‘I can sit in a meeting and hear roosters’
“Every morning I get off the metro, shed a bit of my urban skin and enter this amazing creative zone in the forest,” says Desmond Wong, who came to Sweden as a master’s student at Umeå University in 2012 and never left.
He now spends his days designing customer ‘user experiences’ for clients, a role which he says combines a knowledge of product and graphic design with detailed research of target audiences.
“Say your grandmother goes to the post office,” he explains.
“It’s not just about posting a letter but about all the other parts of that process – writing that letter, buying the stamps, the journey to get there. My role is to think about the steps in this kind of user experience, how to make all those steps easier, more enjoyable and less fuss.”
Working for a growing design agency, Veryday, based on the outskirts of Stockholm, he is coy about his clients, but says he has worked with some high profile brand names.
The firm’s location also gives him the opportunity to indulge his love of nature.
“Our building is an old converted church and there is a community garden with trees and a lake. In my job you need to be creative, but if I get stuck, I can go out and take a walk and clear my head. It’s very charming,” he says.
“It can also be a bit surreal feeling so out in the countryside. I can be sitting in a meeting and hear roosters,” he smiles.
Desmond Wong’s office in Bromma. Photo: Veryday
Wong says Sweden quickly felt like home after he relocated here from Canada three years ago, thanks to numerous similarities with his homeland.
“Like Canadians, Swedes are known for being polite, they have a good attitude to social welfare and are progressive in terms of human rights, so I felt akin to all of that,” he says.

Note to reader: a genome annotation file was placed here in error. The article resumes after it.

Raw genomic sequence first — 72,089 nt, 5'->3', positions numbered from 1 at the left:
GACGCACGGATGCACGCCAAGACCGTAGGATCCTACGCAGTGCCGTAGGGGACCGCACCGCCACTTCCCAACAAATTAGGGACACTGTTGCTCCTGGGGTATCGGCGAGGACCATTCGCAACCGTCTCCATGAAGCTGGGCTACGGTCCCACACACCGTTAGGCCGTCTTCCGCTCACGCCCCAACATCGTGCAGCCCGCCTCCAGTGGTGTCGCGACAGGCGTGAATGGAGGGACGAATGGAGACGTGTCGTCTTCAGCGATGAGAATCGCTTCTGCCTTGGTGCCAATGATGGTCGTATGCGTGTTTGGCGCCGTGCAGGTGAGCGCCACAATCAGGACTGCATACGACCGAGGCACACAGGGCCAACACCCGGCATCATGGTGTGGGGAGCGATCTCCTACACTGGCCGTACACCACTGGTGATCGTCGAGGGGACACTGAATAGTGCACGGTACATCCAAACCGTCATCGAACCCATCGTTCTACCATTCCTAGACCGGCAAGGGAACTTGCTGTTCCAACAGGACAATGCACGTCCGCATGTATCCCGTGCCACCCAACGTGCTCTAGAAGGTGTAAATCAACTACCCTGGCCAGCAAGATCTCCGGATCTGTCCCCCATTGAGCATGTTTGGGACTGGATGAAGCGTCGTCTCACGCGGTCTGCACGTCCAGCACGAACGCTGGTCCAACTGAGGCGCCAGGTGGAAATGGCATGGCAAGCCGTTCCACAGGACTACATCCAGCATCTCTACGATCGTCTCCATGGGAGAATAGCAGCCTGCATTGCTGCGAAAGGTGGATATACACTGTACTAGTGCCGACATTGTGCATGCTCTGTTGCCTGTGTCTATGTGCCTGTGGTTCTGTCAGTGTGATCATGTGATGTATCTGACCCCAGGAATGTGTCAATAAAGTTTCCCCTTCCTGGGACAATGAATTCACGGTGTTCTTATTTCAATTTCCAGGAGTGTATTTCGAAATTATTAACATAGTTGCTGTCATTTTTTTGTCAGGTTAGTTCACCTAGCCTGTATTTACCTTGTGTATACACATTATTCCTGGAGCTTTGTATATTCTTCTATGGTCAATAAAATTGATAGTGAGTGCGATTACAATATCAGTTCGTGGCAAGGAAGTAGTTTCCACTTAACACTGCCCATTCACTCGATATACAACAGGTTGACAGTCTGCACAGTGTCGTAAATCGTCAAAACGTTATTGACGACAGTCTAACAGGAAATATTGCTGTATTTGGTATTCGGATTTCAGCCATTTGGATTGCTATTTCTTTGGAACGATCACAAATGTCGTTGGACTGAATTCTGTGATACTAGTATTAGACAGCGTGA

While he admits he has struggled to learn Swedish due to “time pressures” he says he feels otherwise well integrated into society and benefits from working alongside other former student friends from Umeå, who have also relocated to the same firm in the Swedish capital.
“I feel lucky to have people at work who I can also socialise with – we do a lot of fun things together after work and there is a good mix of ages – although I have managed to make a few other friends from outside of work as well,” he explains.
“One of the reasons I stayed in Sweden was because all the concepts I learnt at university felt like things being embraced here. There’s a really human-centred perspective and a hand-on approach [within design firms]. I felt more connected and closer to home really, when I looked at jobs at design companies here”.
Wong and his colleagues watching the solar eclipse on Friday. Photo: Veryday
After “practically living in the studio apart from sleeping” during his master’s programme, he says he is also enjoying exploring Stockholm at weekends and making the most of the Nordic nation’s “work-life balance”.
“In Umeå the city is very compact and it wasn’t until the last-but-one month before I left that I started taking hikes around the area and seeing how beautiful it was. Stockholm is more spread out but it is so easy to get around and I enjoy having more free time to explore all the different options it offers”.
“There is a great balance here and I know I can walk out the door and leave work behind at the end of the day. Or alternatively there is even space in my office to work on side projects. Sometimes I use the studio space to mess around with electronics, which I enjoy”.
When asked about his future plans, Wong says he doesn’t think too far into the future and is just focussing on getting the most out of his experience in Sweden day by day.
“Sometimes I miss home, but really I am just soaking it all in as much as I can”.
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